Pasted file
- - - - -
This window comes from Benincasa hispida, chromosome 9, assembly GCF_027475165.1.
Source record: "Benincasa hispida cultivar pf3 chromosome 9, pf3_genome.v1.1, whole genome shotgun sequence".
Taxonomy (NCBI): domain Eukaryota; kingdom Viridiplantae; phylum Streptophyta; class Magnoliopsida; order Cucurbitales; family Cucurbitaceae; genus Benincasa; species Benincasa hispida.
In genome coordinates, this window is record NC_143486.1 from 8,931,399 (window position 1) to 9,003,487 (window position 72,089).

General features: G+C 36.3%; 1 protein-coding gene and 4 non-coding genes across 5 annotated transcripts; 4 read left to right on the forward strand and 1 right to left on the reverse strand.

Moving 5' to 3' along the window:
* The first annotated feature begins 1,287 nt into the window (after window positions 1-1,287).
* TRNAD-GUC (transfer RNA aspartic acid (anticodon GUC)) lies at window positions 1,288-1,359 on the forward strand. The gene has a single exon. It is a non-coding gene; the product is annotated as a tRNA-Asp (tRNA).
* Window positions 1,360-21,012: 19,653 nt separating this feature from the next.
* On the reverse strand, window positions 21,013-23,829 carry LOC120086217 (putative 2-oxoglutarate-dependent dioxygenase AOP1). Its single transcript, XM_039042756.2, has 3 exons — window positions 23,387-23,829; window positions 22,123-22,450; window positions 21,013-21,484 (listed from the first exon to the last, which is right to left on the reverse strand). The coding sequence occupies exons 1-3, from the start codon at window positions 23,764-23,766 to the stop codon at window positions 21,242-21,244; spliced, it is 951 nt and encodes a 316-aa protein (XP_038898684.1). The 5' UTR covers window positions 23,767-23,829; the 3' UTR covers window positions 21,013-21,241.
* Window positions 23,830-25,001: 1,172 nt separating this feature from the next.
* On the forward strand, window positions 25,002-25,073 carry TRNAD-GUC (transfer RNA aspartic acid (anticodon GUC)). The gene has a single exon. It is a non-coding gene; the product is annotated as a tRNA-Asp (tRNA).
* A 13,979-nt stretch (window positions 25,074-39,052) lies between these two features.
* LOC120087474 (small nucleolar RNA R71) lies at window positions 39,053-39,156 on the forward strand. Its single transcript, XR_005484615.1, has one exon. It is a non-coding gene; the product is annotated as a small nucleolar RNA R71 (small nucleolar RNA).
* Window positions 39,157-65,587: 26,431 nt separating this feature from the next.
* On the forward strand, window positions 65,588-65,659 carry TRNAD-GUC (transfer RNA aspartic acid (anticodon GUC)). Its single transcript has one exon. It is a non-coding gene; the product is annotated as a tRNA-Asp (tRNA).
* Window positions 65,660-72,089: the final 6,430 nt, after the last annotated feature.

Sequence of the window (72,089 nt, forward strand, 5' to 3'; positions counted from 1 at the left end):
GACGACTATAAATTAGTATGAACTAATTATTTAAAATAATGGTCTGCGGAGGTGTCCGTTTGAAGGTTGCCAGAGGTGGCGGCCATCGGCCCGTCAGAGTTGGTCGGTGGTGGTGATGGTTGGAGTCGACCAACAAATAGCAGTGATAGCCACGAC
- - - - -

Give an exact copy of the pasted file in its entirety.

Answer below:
This window comes from Benincasa hispida, chromosome 9, assembly GCF_027475165.1.
Source record: "Benincasa hispida cultivar pf3 chromosome 9, pf3_genome.v1.1, whole genome shotgun sequence".
Taxonomy (NCBI): domain Eukaryota; kingdom Viridiplantae; phylum Streptophyta; class Magnoliopsida; order Cucurbitales; family Cucurbitaceae; genus Benincasa; species Benincasa hispida.
In genome coordinates, this window is record NC_143486.1 from 8,931,399 (window position 1) to 9,003,487 (window position 72,089).

General features: G+C 36.3%; 1 protein-coding gene and 4 non-coding genes across 5 annotated transcripts; 4 read left to right on the forward strand and 1 right to left on the reverse strand.

Moving 5' to 3' along the window:
* The first annotated feature begins 1,287 nt into the window (after window positions 1-1,287).
* TRNAD-GUC (transfer RNA aspartic acid (anticodon GUC)) lies at window positions 1,288-1,359 on the forward strand. The gene has a single exon. It is a non-coding gene; the product is annotated as a tRNA-Asp (tRNA).
* Window positions 1,360-21,012: 19,653 nt separating this feature from the next.
* On the reverse strand, window positions 21,013-23,829 carry LOC120086217 (putative 2-oxoglutarate-dependent dioxygenase AOP1). Its single transcript, XM_039042756.2, has 3 exons — window positions 23,387-23,829; window positions 22,123-22,450; window positions 21,013-21,484 (listed from the first exon to the last, which is right to left on the reverse strand). The coding sequence occupies exons 1-3, from the start codon at window positions 23,764-23,766 to the stop codon at window positions 21,242-21,244; spliced, it is 951 nt and encodes a 316-aa protein (XP_038898684.1). The 5' UTR covers window positions 23,767-23,829; the 3' UTR covers window positions 21,013-21,241.
* Window positions 23,830-25,001: 1,172 nt separating this feature from the next.
* On the forward strand, window positions 25,002-25,073 carry TRNAD-GUC (transfer RNA aspartic acid (anticodon GUC)). The gene has a single exon. It is a non-coding gene; the product is annotated as a tRNA-Asp (tRNA).
* A 13,979-nt stretch (window positions 25,074-39,052) lies between these two features.
* LOC120087474 (small nucleolar RNA R71) lies at window positions 39,053-39,156 on the forward strand. Its single transcript, XR_005484615.1, has one exon. It is a non-coding gene; the product is annotated as a small nucleolar RNA R71 (small nucleolar RNA).
* Window positions 39,157-65,587: 26,431 nt separating this feature from the next.
* On the forward strand, window positions 65,588-65,659 carry TRNAD-GUC (transfer RNA aspartic acid (anticodon GUC)). Its single transcript has one exon. It is a non-coding gene; the product is annotated as a tRNA-Asp (tRNA).
* Window positions 65,660-72,089: the final 6,430 nt, after the last annotated feature.

Sequence of the window (72,089 nt, forward strand, 5' to 3'; positions counted from 1 at the left end):
GACGACTATAAATTAGTATGAACTAATTATTTAAAATAATGGTCTGCGGAGGTGTCCGTTTGAAGGTTGCCAGAGGTGGCGGCCATCGGCCCGTCAGAGTTGGTCGGTGGTGGTGATGGTTGGAGTCGACCAACAAATAGCAGTGATAGCCACGAC